Shabazz Napier led UConn with 26 points in its overtime win over West Virginia. (REUTERS/Mike Segar)
NEW YORK -- For the second straight year, UConn is providing the bulk of the entertainment at the Big East tournament. You know last year's show by heart. And in case you forgot, Kemba Walker sent his mom, Andrea, to Madison Square Garden to sit in the Huskies' family section wearing his Final Four jersey and cheer on the kids he led to the 2011 national championship. Andrea insisted that this year's team is special, too. "Well," she said, "they're special minus one."
It's glaringly obvious that UConn is minus her son -- this has been a trying, 20-12 season in which they needed Wednesday's 71-67, overtime win over West Virginia just to seal an at-large spot in the NCAA tournament -- and it's debatable whether this team can be special. The entertainment they're serving up, this time around, has a different feel. If the 2011 Big East tourney was Kemba Magic, 2012 is Shabazz Madness, a roller-coaster ride that offers no certainty of a safe ending.
The box score from Wednesday's win, which moves the ninth-seeded Huskies on to face top-seeded Syracuse in Thursday's quarterfinals, suggests that sophomore point guard Shabazz Napier was the star: He played nearly 40 minutes, and had team highs in points (26) and assists (6), along with four rebounds, three blocks and three steals. Those were big numbers on a big stage. But what's hard to overlook -- impossible to overlook, really -- is the fact that Napier was unavailable for the final 2:35 of overtime due to a lapse in judgment.
To recap: With three minutes left in OT, and UConn up 67-65, Napier committed a charging foul by running over Mountaineers guard Truck Bryant on a fastbreak -- and then on the possession that immediately followed, Napier bumped Bryant as he drove toward the basket. Let's allow Napier to explain what was running through his head at that crucial moment, with his team's spot in the NCAA tournament potentially on the line:
"I didn't know what was going on. I didn't know I had four fouls, and then when I heard a lot of West Virginia fans going crazy, then it kind of hit me -- 'Wow, I got my fifth foul.' I didn't know that at all."
That is the de facto leader of the 2012 UConn Huskies. When teammate Jeremy Lamb ran off a devastating Alex Oriakhi screen to hit the game-clinching three with 1:05 left in OT, Napier was on the bench, relegated to cheerleading. His teammates take the bad with the good, though, for a couple of reasons. One, it's not as if the Huskies, who've struggled with chemistry all season, have a better leadership option. Two, they know they wouldn't have had a shot at beating West Virginia, and would be on a bus back to Storrs now, had Napier not delivered stretches of brilliance that balanced out his bone-headedness.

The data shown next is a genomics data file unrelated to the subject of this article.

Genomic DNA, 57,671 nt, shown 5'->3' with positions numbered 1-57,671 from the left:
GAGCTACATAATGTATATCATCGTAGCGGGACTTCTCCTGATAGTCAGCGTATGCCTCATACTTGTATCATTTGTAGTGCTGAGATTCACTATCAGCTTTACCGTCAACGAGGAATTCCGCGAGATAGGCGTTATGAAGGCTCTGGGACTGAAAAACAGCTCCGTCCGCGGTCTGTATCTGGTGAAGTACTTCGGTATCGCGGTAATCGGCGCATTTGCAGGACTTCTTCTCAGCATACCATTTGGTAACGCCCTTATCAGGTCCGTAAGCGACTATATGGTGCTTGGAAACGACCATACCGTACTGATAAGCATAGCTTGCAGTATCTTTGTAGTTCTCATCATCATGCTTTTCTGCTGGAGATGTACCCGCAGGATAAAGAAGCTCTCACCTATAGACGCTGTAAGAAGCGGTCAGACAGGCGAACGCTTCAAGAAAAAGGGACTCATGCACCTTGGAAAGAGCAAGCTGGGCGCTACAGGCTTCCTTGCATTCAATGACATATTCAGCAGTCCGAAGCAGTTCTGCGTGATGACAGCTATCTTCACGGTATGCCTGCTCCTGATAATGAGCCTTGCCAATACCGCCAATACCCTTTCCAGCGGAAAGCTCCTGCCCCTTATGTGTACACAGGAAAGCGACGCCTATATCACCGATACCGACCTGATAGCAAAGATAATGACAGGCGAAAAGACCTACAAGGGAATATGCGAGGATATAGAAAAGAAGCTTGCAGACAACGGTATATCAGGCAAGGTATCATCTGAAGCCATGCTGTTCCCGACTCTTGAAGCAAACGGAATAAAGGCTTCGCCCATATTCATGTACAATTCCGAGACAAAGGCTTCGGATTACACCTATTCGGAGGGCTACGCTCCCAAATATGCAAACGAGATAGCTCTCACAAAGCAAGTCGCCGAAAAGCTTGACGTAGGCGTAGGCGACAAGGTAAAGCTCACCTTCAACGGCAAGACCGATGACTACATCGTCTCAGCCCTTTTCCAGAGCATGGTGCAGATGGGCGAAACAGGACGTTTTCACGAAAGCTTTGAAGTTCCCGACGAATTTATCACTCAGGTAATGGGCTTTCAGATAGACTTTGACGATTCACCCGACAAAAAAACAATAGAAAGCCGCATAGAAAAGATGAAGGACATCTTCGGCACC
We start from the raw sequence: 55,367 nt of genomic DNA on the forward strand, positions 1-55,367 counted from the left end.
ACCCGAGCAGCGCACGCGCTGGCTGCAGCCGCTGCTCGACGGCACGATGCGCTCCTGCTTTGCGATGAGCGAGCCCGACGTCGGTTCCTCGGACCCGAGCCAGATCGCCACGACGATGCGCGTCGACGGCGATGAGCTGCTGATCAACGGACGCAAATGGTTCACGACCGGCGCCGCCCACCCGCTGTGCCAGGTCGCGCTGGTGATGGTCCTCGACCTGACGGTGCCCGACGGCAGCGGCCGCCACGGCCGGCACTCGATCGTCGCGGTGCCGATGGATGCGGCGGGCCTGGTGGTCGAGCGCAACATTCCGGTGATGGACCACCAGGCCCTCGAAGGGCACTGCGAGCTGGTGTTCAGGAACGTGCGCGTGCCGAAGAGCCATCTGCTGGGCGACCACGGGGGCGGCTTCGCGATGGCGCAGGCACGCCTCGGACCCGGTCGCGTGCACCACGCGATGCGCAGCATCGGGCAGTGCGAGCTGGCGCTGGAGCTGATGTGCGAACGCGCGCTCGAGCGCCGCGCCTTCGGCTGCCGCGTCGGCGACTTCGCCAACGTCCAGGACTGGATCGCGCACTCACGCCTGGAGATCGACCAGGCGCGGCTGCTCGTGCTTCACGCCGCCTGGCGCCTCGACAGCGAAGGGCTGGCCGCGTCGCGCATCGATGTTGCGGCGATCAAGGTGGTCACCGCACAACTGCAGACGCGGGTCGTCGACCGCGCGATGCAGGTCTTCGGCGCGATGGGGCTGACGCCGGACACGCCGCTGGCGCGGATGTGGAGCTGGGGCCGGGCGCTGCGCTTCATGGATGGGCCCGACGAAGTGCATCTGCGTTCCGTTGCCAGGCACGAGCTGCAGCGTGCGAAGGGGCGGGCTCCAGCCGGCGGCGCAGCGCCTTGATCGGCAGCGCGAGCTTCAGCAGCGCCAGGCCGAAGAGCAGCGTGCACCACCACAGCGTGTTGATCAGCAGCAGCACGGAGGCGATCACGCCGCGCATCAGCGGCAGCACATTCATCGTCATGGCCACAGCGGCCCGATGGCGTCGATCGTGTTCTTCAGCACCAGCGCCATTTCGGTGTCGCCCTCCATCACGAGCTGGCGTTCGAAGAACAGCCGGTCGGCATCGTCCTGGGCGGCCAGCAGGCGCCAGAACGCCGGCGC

The best one came when they needed him most, down 63-54 with 3:57 left in regulation. The situation was dire. Napier started the climb back by drilling a three to cut it to six, then drew a foul with 2:48 left and hit both free throws to cut it to four. The Mountaineers still seemed to have the game under control -- until, on back-to-back possessions, Napier picked the pocket of Dominique Rutledge and raced off for a transition layup, then did the same thing to Gary Browne with 2:08 left, tying the game at 63-63. Napier, who'd suffered a bloody nose late in the second half and was playing with cotton in his nostrils, almost singlehandedly willed UConn back into the game.
And then, staying true to Shabazz Madness, he nearly gave the game away, letting Browne strip him of the ball, wrestle it away on the floor and call timeout with 43 seconds left. After a missed Jabarie Hinds layup, the ball went back into who else but Napier's hands for the final shot, with the score tied 65-65. On a set play, the often-too-passive Lamb is the Huskies' man -- as long as coach Jim Calhoun reminds him, "Your job is to shoot the basketball," as the coach did in an overtime huddle -- but freelance situations that require penetration tend to fall on Napier.
In his chance for a Kemba moment at the Garden, what did he do? He dribbled out the clock with Browne on him, never made a move toward the lane, and pulled up for a three with a hand in his face. It didn't look good out of Napier's hand, and it clanged off the front rim, sending the game to OT. "I didn't want it to end that bad, [because] I missed," Napier would later joke. "I should have taken it to the rack and gotten a better shot."
There were few other laments from the Huskies, because they accomplished the most basic goal of March, which is to survive. They've now won 13 straight postseason tournament games, and they're treating all their regular season struggles -- their 8-10 finish in the Big East, which featured just one quality win, at Notre Dame on Jan. 14 -- as if they're unrelated to this stretch at the Garden. "Look around," Calhoun told them all before yesterday's win over DePaul, and wrote the number 1 on the locker-room whiteboard. "New season. The old one is done." They have yet to lose since Calhoun rejoined the team on March 3, following an eight-game hiatus due to a back injury and subsequent surgery. Napier said having Calhoun back matters greatly ("He's steering the boat") and Calhoun said he's seen a changed Napier since he returned ("He's a different player than he was three weeks ago"). Napier has changed for the better, because there were games on the Big East schedule where he was just plain bad, but how far can he lead these Huskies? They're still more maddening than they are magical, and it's bound to catch up with them soon.